Although most manicurists and pedicurists work full time, many have variable schedules and work part time. Their schedules often are determined by the type of establishment they work for. For example, a full-service salon may require manicurists and pedicurists to work an 8-hour day. A boutique hair salon, however, may require fewer work hours on a part-time basis. Longer work days are not unusual for self-employed workers. Weekends and evenings tend to be the busiest times for manicurists and pedicurists.

Job Outlook About this section

Manicurists and Pedicurists

Percent change in employment, projected 2014-24

Manicurists and pedicurists

10%

Personal appearance workers

10%

Total, all occupations

7%

 

Employment of manicurists and pedicurists is projected to grow 10 percent from 2014 to 2024, faster than the average for all occupations.

The increase in employment reflects demand for new nail services being offered, such as minisessions (quick manicures at a low cost) and mobile manicures and pedicures (house calls).

The desire among young women and a growing number of men to lead a healthier lifestyle through better grooming and wellness also should result in higher employment for manicurists and pedicurists.

Considered a low-cost luxury service, manicures and pedicures will continue to be in demand by individuals at all income levels.

Job Prospects

Job opportunities should be very good overall. The growing number of nail salons and the need to replace workers who leave the occupation each year will result in many job openings.

Employment projections data for manicurists and pedicurists, 2014-24
Occupational Title SOC Code Employment, 2014 Projected Employment, 2024 Change, 2014-24 Employment by Industry
Percent Numeric

SOURCE: U.S. Bureau of Labor Statistics, Employment Projections program

Manicurists and pedicurists

39-5092 113,600 125,300 10 11,700 [XLSX]

State & Area Data About this section

Occupational Employment Statistics (OES)

The Occupational Employment Statistics (OES) program produces employment and wage estimates annually for over 800 occupations. These estimates are available for the nation as a whole, for individual states, and for metropolitan and nonmetropolitan areas. The link(s) below go to OES data maps for employment and wages by state and area.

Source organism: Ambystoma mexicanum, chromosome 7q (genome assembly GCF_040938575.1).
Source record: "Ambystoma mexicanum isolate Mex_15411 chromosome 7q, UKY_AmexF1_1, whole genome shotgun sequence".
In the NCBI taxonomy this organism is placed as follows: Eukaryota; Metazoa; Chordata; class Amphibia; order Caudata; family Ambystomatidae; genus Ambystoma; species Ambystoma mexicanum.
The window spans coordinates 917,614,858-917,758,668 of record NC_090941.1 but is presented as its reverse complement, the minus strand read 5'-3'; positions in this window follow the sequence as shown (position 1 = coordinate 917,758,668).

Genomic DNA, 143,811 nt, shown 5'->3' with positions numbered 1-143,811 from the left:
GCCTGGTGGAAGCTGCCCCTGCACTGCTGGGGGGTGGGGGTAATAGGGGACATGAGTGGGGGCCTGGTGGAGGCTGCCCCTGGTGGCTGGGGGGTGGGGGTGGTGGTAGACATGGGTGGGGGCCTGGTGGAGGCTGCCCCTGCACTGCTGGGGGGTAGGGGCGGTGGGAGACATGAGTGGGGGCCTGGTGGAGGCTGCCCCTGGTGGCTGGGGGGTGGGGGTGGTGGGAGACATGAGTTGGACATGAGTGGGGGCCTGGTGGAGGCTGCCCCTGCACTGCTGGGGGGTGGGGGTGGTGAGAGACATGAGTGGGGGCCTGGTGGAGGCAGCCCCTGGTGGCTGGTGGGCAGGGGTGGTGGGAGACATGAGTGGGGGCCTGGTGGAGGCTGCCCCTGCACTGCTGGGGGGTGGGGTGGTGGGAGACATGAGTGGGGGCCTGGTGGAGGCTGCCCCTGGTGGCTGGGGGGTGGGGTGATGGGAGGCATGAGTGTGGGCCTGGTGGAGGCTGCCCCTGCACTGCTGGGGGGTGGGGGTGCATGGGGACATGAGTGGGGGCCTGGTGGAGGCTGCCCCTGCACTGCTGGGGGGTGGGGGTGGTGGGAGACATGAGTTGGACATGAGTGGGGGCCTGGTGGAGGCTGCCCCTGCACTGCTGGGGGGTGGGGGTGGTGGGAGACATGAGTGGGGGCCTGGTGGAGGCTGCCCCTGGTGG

Projections Central

Occupational employment projections are developed for all states by Labor Market Information (LMI) or individual state Employment Projections offices. All state projections data are available at www.projectionscentral.com. Information on this site allows projected employment growth for an occupation to be compared among states or to be compared within one state. In addition, states may produce projections for areas; there are links to each state’s websites where these data may be retrieved.

Career InfoNet

America’s Career InfoNet includes hundreds of occupational profiles with data available by state and metro area. There are links in the left-hand side menu to compare occupational employment by state and occupational wages by local area or metro area. There is also a salary info tool to search for wages by zip code.

Similar Occupations About this section

This table shows a list of occupations with job duties that are similar to those of manicurists and pedicurists.

Occupation Job Duties ENTRY-LEVEL EDUCATION Help 2015 MEDIAN PAY Help
Barbers, hairdressers, and cosmetologists

Barbers, Hairdressers, and Cosmetologists

Barbers, hairdressers, and cosmetologists provide haircutting, hairstyling, and a range of other beauty services.

Postsecondary nondegree award $23,710
Skin care specialists

Skincare Specialists

Skincare specialists cleanse and beautify the face and body to enhance a person’s appearance. 

Postsecondary nondegree award $30,090
Suggested citation: